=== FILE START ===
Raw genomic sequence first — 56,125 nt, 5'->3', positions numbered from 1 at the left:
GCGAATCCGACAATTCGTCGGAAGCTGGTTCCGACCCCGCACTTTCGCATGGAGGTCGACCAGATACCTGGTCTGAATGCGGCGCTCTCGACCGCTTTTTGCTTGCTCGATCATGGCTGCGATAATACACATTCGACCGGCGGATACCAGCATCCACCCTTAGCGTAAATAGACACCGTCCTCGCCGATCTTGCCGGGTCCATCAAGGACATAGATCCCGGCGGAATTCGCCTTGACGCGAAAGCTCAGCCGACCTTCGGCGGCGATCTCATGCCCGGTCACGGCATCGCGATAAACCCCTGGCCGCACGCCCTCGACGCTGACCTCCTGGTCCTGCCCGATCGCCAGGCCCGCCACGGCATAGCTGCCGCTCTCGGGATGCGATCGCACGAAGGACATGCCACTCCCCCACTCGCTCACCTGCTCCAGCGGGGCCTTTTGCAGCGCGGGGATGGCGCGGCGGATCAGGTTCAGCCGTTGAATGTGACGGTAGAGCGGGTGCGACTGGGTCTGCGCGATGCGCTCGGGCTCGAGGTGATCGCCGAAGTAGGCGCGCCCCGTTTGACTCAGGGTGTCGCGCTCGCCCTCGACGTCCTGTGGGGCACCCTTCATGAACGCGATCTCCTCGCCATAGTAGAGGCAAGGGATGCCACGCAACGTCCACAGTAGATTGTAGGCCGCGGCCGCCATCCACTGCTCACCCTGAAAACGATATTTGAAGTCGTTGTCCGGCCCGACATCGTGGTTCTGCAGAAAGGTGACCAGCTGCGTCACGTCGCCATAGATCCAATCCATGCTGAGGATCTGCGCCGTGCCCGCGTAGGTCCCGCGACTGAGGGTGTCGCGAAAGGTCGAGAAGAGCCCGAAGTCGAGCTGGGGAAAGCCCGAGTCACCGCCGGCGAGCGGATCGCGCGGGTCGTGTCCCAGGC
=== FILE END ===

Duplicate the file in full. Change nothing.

Raw genomic sequence first — 56,125 nt, 5'->3', positions numbered from 1 at the left:
GCGAATCCGACAATTCGTCGGAAGCTGGTTCCGACCCCGCACTTTCGCATGGAGGTCGACCAGATACCTGGTCTGAATGCGGCGCTCTCGACCGCTTTTTGCTTGCTCGATCATGGCTGCGATAATACACATTCGACCGGCGGATACCAGCATCCACCCTTAGCGTAAATAGACACCGTCCTCGCCGATCTTGCCGGGTCCATCAAGGACATAGATCCCGGCGGAATTCGCCTTGACGCGAAAGCTCAGCCGACCTTCGGCGGCGATCTCATGCCCGGTCACGGCATCGCGATAAACCCCTGGCCGCACGCCCTCGACGCTGACCTCCTGGTCCTGCCCGATCGCCAGGCCCGCCACGGCATAGCTGCCGCTCTCGGGATGCGATCGCACGAAGGACATGCCACTCCCCCACTCGCTCACCTGCTCCAGCGGGGCCTTTTGCAGCGCGGGGATGGCGCGGCGGATCAGGTTCAGCCGTTGAATGTGACGGTAGAGCGGGTGCGACTGGGTCTGCGCGATGCGCTCGGGCTCGAGGTGATCGCCGAAGTAGGCGCGCCCCGTTTGACTCAGGGTGTCGCGCTCGCCCTCGACGTCCTGTGGGGCACCCTTCATGAACGCGATCTCCTCGCCATAGTAGAGGCAAGGGATGCCACGCAACGTCCACAGTAGATTGTAGGCCGCGGCCGCCATCCACTGCTCACCCTGAAAACGATATTTGAAGTCGTTGTCCGGCCCGACATCGTGGTTCTGCAGAAAGGTGACCAGCTGCGTCACGTCGCCATAGATCCAATCCATGCTGAGGATCTGCGCCGTGCCCGCGTAGGTCCCGCGACTGAGGGTGTCGCGAAAGGTCGAGAAGAGCCCGAAGTCGAGCTGGGGAAAGCCCGAGTCACCGCCGGCGAGCGGATCGCGCGGGTCGTGTCCCAGGC